Activist duo DarkMatter use humor to promote social awareness

Tufts Asian American Alliance (AAA) and South Asian Political Action Committee (SAPAC) co-hosted the spoken word duo DarkMatter for a performance in Sophia Gordon on Nov. 15. titled #ItGetsBitter. The show explores issues at the intersection of LGBT rights and South Asian diasporic experiences.

The duo consists of Brooklyn-based Stanford grads Janani Balasubramanian and Alok Vaid-Menon, who identify as artivists — activists that raise awareness of social and political issues through artistic means. They perform both individually and as a duo in this show, and their work is  hilarious, thought-provoking and powerful all at once.

DarkMatter’s assertion from its event description, that “gay rights are often only for gay whites,” comes through in many of its pieces. Perhaps most famously, the group’s collaborative poem “White Fetish” explores the question of what people of color would say if they had “white fetishes.” Its poetry and performance is clever and tongue-in-cheek, but always with painful, truthful undertones. “White Fetish” contains lines like “I’ve heard white men have huge … empires. And are really good in … gentrification.”

The fact that DarkMatter’s tour dates are jam-packed with performances at universities speaks to much of the group’s subject matter. Its work is targeted at issues facing contemporary college students, and the group seems aware of what these students do, think and read. Examples of the work include one poem about the dating site OkCupid and another from the point of view of Parvati and Padma Patil, characters in the “Harry Potter” series. Alok speaks to personal and shared experiences in their poem “A Breakup Letter to Stanford University.” Though both are strong performers in their own right, their styles are complementary; they truly shine as a duo, particularly in comedic moments. Their performance reflected the spoken word presence commonly seen on the national stage, infused with South Asian and, in particular, Indian culture. This includes dialogue in Hindi and parts of Hindu prayers, among other pieces.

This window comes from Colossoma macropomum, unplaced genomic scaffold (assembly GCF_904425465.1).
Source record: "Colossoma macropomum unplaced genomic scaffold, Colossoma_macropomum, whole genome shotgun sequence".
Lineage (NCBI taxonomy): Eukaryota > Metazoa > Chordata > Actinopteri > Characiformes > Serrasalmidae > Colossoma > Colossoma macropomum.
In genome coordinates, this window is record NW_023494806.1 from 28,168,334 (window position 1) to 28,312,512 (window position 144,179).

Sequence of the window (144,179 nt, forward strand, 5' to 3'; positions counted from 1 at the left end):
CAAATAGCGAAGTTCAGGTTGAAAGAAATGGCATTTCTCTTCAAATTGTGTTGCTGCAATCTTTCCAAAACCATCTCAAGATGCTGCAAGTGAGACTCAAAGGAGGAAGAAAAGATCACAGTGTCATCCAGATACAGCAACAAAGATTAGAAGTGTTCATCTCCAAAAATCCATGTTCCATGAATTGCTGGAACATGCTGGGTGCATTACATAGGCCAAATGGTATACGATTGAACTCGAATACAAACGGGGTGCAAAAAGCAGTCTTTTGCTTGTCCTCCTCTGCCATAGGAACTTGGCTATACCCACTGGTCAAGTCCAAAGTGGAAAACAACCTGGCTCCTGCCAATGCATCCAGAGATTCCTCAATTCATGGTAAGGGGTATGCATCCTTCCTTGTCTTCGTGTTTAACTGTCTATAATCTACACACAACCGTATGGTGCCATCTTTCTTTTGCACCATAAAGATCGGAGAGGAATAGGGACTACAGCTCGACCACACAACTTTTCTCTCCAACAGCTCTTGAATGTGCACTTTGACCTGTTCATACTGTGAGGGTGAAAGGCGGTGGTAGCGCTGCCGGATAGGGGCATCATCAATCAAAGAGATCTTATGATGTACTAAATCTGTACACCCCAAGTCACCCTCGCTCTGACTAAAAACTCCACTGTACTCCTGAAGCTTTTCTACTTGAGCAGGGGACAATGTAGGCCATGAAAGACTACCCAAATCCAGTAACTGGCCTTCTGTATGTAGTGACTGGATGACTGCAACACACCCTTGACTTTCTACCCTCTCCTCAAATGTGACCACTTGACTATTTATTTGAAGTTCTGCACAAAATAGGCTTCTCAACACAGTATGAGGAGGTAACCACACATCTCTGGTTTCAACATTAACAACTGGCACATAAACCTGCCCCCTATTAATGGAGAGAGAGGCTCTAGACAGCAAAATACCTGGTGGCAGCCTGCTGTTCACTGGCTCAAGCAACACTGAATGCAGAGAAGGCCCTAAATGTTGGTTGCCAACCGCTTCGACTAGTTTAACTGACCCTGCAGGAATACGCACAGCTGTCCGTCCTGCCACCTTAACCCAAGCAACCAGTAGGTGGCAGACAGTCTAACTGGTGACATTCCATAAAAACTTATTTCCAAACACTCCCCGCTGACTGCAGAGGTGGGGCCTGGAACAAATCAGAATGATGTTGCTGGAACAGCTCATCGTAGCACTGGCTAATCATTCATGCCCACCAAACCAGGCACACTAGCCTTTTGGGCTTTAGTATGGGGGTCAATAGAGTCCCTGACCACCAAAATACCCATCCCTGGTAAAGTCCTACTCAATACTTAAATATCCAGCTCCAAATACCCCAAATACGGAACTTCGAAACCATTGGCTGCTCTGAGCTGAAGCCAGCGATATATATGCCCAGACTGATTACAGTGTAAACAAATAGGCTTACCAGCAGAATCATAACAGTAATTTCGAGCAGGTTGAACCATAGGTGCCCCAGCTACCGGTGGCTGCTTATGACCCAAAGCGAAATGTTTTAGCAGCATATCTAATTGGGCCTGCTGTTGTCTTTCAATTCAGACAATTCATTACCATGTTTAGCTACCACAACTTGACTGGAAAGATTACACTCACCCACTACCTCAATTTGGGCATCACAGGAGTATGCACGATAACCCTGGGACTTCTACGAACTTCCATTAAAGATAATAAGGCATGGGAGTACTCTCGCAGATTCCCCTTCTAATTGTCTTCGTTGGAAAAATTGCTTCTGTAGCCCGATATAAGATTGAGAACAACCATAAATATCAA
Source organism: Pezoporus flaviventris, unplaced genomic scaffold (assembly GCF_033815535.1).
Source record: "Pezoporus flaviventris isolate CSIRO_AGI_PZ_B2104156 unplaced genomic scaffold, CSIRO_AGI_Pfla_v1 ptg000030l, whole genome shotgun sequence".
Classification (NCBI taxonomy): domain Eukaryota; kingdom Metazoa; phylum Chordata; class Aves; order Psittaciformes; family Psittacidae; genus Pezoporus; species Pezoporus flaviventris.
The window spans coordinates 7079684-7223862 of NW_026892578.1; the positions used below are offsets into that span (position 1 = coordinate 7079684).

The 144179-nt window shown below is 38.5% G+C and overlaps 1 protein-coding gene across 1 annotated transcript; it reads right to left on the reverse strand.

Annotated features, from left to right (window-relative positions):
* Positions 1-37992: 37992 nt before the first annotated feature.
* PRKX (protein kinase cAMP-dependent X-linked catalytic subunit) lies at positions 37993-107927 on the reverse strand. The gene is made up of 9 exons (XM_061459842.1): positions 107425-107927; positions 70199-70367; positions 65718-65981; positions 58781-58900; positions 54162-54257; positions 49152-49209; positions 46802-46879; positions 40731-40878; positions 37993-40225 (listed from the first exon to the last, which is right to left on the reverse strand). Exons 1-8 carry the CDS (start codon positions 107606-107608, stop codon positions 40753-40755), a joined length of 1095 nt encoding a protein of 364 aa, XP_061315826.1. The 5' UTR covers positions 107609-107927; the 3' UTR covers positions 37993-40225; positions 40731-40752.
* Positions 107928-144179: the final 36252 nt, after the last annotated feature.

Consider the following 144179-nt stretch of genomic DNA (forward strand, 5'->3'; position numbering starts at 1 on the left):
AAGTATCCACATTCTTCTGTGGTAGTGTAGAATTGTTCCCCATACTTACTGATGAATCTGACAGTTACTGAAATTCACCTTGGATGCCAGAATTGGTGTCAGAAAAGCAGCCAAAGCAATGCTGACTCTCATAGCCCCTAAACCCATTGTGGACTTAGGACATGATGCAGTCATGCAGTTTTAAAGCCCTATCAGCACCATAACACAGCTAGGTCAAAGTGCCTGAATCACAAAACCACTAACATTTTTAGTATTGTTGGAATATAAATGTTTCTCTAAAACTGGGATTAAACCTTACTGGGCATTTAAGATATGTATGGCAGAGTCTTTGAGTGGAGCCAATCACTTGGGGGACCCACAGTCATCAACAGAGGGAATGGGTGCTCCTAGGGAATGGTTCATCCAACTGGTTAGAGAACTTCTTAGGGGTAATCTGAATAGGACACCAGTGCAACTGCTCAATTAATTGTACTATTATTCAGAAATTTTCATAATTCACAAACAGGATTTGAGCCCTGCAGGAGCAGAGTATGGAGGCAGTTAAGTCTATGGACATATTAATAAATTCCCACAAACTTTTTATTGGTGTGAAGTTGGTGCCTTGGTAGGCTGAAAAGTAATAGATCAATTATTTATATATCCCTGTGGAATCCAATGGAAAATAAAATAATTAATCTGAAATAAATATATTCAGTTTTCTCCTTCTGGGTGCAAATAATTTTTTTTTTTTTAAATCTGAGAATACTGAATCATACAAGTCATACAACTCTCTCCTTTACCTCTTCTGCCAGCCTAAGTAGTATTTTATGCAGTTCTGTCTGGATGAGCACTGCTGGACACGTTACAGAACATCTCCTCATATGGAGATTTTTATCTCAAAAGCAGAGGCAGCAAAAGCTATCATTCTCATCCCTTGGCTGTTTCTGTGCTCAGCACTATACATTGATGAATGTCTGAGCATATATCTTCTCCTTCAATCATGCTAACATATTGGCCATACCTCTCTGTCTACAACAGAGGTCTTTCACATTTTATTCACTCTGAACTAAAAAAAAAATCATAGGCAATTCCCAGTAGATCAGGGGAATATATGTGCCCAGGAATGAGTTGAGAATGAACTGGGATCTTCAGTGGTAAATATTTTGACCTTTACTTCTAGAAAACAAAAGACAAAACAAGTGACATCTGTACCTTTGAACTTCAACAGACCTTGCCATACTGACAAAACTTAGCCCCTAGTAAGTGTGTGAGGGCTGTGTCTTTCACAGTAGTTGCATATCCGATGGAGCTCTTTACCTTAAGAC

“While art and academia teach us to hyper-individualize, we think that social change is a collective process.  We view our collaboration fundamentally as a friendship … where we also happen to tour a lot and make a bunch of art,” the duo said.

Balasubramanian and Vaid-Menon’s collaborative spirit influences how they perform. At the Tufts event, they put substantial effort into engaging their already receptive audience, encouraging them to cheer, moan and join them in a brief chant of “F— the patriarchy!” at the beginning of the show. They also answered live tweets from stage and gave a Q&A afterward. Fundamentally, however, these artivists view their work as a vehicle for social change.

Ultimately, DarkMatter encourages its audience to think critically about issues presented to them and reject traditional definitions of success. When asked about social and civic engagement with STEM majors, Balasubramanian and Vaid-Menon responded that the supposed “objectivity” of the STEM fields acts as a “perfect mask for oppression.” They encourage STEM majors to investigate program funding and demilitarize accordingly, and to become involved in issues of environmental justice. They explained that “Science and tech are ultimately about people. Make noise about it. Don’t accept problem sets at face value.”  

Darkmatter’s material covers some controversial topics, addressing questions about colonialism, race, trans issues and intersectionality that often leave audience members feeling frustrated. The group’s poems hold many different communities culpable for the world’s problems — including those traditionally seen as marginalized — and certain groups may feel targeted in the process. Balasubramanian and Vaid-Menon often speak directly to these communities — the white LGBT community, South Asian community and others — and do not sugarcoat their criticisms. At their Tufts performance, they reminded the audience that the Tufts campus is built on the land of a slave plantation, proclaiming the university and its students as complicit in oppression. The shock value of these messages is high and the results are intense, delivered in well-crafted lines of poetry that elicit snaps, cheers and laughter. Performances by these two often leave audiences mentally and emotionally exhausted, but also strangely recharged, hyperaware of the problematic institutions we inhabit and energized with a zeal for progress.

Vaid-Menon and Balasubramanian can be reached on Twitter at @DarkMatterRage, at returnthegayze.com and via Tumblr at queerdarkenergy.tumblr.com.  


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